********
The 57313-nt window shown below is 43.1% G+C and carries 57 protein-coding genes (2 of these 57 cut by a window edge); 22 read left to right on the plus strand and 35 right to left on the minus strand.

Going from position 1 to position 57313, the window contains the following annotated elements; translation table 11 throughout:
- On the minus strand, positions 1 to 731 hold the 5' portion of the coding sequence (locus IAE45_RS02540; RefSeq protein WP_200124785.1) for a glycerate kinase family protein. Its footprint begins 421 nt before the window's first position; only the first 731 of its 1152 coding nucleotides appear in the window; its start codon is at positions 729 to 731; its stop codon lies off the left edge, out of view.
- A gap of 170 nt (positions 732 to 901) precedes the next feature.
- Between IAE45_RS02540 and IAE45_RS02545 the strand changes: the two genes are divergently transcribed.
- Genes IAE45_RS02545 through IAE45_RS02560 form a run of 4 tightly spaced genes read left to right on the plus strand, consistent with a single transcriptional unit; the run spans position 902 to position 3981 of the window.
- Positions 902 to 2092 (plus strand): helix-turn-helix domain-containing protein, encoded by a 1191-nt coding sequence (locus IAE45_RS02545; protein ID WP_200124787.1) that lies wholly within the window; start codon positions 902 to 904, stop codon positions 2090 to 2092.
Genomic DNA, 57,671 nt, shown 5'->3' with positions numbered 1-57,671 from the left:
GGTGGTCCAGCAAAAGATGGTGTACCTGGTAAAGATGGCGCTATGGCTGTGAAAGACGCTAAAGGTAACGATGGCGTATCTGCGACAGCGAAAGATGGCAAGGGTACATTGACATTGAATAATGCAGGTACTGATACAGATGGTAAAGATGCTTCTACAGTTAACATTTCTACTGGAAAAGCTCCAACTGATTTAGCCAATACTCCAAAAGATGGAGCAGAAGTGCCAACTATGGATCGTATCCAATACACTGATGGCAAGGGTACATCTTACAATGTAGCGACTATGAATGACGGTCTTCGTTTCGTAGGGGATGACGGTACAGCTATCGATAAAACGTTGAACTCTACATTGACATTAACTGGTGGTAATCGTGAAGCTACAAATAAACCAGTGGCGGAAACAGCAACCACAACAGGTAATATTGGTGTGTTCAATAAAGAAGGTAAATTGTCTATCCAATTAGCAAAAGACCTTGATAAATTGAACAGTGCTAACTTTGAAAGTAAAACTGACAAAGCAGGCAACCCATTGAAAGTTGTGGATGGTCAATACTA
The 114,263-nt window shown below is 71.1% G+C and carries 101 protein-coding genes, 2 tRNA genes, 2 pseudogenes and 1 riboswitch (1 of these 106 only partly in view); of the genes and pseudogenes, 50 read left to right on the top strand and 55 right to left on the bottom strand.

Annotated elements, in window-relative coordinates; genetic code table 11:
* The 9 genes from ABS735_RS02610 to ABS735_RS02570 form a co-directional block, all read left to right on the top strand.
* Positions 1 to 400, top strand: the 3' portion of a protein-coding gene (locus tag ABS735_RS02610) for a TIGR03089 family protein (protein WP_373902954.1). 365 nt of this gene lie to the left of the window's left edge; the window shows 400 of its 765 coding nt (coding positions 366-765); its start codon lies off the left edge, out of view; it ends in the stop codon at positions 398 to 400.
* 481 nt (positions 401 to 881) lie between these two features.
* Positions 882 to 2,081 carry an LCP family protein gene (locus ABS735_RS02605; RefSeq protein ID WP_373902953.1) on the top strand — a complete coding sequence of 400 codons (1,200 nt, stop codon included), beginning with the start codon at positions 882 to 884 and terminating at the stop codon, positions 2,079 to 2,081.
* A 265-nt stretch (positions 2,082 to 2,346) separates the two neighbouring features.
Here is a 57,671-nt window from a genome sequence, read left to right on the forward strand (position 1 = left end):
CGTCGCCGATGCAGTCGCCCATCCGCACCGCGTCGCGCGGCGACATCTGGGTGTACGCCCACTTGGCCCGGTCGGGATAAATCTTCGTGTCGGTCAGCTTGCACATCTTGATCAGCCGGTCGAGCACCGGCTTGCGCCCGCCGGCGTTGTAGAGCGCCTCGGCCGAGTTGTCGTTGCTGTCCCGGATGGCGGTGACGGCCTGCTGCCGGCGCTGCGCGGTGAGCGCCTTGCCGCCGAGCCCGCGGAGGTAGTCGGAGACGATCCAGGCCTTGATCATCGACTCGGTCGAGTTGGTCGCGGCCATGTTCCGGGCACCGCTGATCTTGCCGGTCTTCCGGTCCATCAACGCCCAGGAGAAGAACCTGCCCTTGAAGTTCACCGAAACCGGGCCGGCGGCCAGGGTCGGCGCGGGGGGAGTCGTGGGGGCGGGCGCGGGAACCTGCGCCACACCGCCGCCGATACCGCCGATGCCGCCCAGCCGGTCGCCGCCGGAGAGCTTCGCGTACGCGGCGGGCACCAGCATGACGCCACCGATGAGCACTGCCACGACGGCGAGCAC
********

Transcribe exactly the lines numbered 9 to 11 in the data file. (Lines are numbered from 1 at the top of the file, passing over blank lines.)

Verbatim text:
GGTGGTCCAGCAAAAGATGGTGTACCTGGTAAAGATGGCGCTATGGCTGTGAAAGACGCTAAAGGTAACGATGGCGTATCTGCGACAGCGAAAGATGGCAAGGGTACATTGACATTGAATAATGCAGGTACTGATACAGATGGTAAAGATGCTTCTACAGTTAACATTTCTACTGGAAAAGCTCCAACTGATTTAGCCAATACTCCAAAAGATGGAGCAGAAGTGCCAACTATGGATCGTATCCAATACACTGATGGCAAGGGTACATCTTACAATGTAGCGACTATGAATGACGGTCTTCGTTTCGTAGGGGATGACGGTACAGCTATCGATAAAACGTTGAACTCTACATTGACATTAACTGGTGGTAATCGTGAAGCTACAAATAAACCAGTGGCGGAAACAGCAACCACAACAGGTAATATTGGTGTGTTCAATAAAGAAGGTAAATTGTCTATCCAATTAGCAAAAGACCTTGATAAATTGAACAGTGCTAACTTTGAAAGTAAAACTGACAAAGCAGGCAACCCATTGAAAGTTGTGGATGGTCAATACTA
The 114,263-nt window shown below is 71.1% G+C and carries 101 protein-coding genes, 2 tRNA genes, 2 pseudogenes and 1 riboswitch (1 of these 106 only partly in view); of the genes and pseudogenes, 50 read left to right on the top strand and 55 right to left on the bottom strand.

Annotated elements, in window-relative coordinates; genetic code table 11: